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Expert View Special: can Lloyds continue to deliver?
by Chris Marshall on Sep 18, 2013 at 05:01
The government's £3.2 billion share sale in Lloyds prompts analysts and fund managers to debate what the bank is worth.
In a special edition of our daily round-up of analyst recommendations and commentary we focus on Lloyds Banking Group after the government announced it had sold 6% of the bank for £3.2 billion.
A slight majority of City analysts say Lloyds shares are still worth buying.
Shore Capital’s Gary Greenwood reckons an 82p share price would represent fair value, with the strengthening UK economy potentially pushing that price higher. What’s more, a dividend could be paid in 2013, he added.
‘Shore Capital believes that Lloyds' shares remain an attractive investment despite their strong rally over the past year,’ the analyst said after the stake sale announcement.
Analysts at Killik made the same argument: ‘Although Lloyds has been a strong performer, we believe this is the first step to normalisation for the company, and remain buyers of Lloyds for its strong exposure to a recovering UK economy.’
Ed Salvesen of Brewin Dolphin investment management added that the government’s pledge not to sell more shares for 90 days – after which retail investors are expected to be offered stock – would reduce volatility.
‘The reduction of the Government holding improves the investment case and the clarity regarding the lock up period should reduce future volatility,’ he commented.
More fundamentally, Schroders fund manager Jessica Ground explained, Lloyds' management was 'doing a good job of improving margins, cutting costs and selling down non-core assets, which should drive earnings into the medium term'.
Or is it too late?
But for every analyst saying investors should buy the shares, there are almost as many saying they shouldn’t (a total of 16 analysts rate the shares a ‘buy’ or ‘strong buy’; nine say hold; six say it’s a ‘sell’ or ‘strong sell’).
Espirito Santo’s Shailesh Raikundlia says sell: ‘While the improving margin guidance provided at the interim results has led to upgrades, we believe that at 2013E P/TBV of 1.4x for RoTE of 7.5%, the valuation is already more than discounting the prospects of mid-teen returns that will not materialise at the group level over the next few years.’
Investec’s Ian Gordon praised the government’s ‘impeccable’ timing, suggesting the government could even manage to sell the entire taxpayer stake before the 2015 general election. He also said Lloyds’ tail-risks had diminished.
But Lloyds remains too expensive for Gordon: ‘From a Lloyds perspective, our view is that little has changed as a direct consequence of this transaction.’
More government help
The stake sold by the government was smaller than many City pundits expected. The ‘focus has instead been on making sure the sell-down of the first tranche can be deemed a success,’ commented Citigroup analysts Andrew Coombs and Ronit Ghose who have a neutral rating on the shares.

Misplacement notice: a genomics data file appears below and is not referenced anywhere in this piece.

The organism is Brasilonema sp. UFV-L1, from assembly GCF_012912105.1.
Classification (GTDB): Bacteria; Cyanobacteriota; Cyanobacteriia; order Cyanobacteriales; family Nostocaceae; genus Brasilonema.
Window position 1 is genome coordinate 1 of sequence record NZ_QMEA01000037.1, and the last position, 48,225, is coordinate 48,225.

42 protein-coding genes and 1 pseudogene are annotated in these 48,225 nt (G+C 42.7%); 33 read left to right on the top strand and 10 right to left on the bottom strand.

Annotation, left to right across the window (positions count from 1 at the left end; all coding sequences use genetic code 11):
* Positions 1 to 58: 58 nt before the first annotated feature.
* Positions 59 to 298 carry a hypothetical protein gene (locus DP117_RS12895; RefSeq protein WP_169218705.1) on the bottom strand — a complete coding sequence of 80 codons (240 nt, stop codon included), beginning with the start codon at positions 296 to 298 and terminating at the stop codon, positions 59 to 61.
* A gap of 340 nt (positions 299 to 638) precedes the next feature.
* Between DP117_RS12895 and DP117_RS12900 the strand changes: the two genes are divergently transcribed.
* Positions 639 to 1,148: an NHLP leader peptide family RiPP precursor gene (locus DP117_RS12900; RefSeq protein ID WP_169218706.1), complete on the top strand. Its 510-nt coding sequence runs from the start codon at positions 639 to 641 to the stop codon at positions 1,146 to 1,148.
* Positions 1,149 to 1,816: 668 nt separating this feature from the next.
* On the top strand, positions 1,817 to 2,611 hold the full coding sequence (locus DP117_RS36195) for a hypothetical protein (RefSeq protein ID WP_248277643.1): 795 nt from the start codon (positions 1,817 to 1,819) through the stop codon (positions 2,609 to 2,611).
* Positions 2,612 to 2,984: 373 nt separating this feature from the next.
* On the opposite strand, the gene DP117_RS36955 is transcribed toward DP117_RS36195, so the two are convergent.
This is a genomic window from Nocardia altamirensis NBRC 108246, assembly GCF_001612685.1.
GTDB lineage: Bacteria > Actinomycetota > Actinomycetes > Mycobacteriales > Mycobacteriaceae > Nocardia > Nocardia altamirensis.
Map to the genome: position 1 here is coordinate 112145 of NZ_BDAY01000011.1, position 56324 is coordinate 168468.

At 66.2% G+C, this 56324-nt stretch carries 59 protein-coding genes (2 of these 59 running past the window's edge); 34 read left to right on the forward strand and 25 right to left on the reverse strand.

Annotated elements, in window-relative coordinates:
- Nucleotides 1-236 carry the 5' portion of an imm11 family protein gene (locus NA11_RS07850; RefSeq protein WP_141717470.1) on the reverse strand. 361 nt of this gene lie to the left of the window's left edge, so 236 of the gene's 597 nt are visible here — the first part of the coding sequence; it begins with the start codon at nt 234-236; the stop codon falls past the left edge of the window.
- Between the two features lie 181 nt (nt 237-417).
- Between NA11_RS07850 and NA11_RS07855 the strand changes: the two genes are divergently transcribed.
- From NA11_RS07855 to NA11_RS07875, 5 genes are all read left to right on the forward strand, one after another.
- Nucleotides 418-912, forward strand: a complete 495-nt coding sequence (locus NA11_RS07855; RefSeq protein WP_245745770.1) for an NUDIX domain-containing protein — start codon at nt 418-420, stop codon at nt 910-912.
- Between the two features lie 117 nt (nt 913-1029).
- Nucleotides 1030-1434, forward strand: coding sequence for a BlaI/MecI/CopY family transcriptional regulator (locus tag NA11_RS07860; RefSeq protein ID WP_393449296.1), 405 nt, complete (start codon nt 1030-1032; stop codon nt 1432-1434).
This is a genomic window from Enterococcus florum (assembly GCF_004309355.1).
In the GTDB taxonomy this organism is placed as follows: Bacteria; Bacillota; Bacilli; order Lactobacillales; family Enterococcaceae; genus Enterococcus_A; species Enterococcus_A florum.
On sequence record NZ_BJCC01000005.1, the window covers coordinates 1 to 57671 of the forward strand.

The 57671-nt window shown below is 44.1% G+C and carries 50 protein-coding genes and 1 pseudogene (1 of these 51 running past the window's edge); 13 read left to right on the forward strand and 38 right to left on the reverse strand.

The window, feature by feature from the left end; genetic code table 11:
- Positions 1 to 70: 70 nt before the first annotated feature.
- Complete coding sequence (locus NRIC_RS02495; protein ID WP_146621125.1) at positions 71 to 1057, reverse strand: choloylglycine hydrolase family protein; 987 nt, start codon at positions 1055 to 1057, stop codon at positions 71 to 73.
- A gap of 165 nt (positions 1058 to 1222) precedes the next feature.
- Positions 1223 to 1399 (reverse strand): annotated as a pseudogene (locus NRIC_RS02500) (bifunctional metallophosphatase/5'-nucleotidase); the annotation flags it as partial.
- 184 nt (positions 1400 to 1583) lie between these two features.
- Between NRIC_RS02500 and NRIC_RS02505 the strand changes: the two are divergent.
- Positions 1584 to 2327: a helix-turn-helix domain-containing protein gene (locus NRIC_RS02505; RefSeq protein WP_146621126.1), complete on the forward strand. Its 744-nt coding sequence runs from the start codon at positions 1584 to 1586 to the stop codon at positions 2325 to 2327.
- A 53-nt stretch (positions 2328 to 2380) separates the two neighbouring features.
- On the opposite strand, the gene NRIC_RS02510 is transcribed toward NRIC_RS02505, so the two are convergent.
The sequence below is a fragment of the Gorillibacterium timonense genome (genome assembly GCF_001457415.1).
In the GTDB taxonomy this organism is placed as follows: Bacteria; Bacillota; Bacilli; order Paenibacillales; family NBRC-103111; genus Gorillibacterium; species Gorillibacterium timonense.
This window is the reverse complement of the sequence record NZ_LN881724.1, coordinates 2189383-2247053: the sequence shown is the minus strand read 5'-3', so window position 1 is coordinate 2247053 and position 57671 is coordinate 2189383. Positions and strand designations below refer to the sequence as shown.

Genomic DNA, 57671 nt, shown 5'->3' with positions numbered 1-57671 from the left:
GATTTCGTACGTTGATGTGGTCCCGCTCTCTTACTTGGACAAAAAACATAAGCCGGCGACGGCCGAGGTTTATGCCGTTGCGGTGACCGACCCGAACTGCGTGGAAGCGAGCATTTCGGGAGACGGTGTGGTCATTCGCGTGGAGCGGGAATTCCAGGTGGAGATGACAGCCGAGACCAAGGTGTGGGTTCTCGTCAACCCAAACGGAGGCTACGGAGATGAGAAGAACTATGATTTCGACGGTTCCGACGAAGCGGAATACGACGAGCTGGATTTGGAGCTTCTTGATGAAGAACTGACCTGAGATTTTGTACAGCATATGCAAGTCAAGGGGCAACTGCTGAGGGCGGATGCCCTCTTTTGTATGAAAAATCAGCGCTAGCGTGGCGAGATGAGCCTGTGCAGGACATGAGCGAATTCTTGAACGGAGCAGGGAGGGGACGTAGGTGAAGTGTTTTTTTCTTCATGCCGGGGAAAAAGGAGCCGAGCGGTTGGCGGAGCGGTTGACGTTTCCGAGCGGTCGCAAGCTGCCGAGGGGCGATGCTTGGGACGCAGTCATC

But Ralph Brook-Fox, manager of the Ignis Balanced Growth fund (in which Lloyds is a top ten holding) says the smaller stake size ‘strikes the right balance between getting the process underway with the removal of an immediate overhang, whilst at the same time seeking to maximise overall value for the taxpayer by waiting for potentially supportive news flow for further disposals’.
Brook-Fox is looking to an improving British economy for further gains from domestically focused Lloyds: ‘The macro environment in part helped by anticipation of the full implementation of ‘help to buy’ could also bode well for future performance – the extension of government schemes to existing properties should boost transactions and have an important second order effect by improving liquidity and enabling a broader cross-section of people to move up the housing ladder.’
RBS a better bet?
The 6% stake sale is ‘unequivocally positive’ – not just for Lloyds but also RBS, say analysts at Jefferies.
‘We believe such a sale is an important step towards triggering a fundamental and virtuous circle for each name,’ they say.
‘The simple manner in which the shares were placed will no doubt be welcomed by investors. We can only hope that the rest of the government's stake in LLOY and RBS is disposed of in such an effective manner.’
RBS shares are trading at 12% below the price at which the government is likely to start selling, they reckon. ‘We see more optionality in RBS, which is only 12% below the government's carrying value in the name and could see a similar lift as LLOY in the coming months.’
RBS shares, up 31% over the past 12 months, haven’t seen anything like the same lift as Lloyds (up 93% over the past year).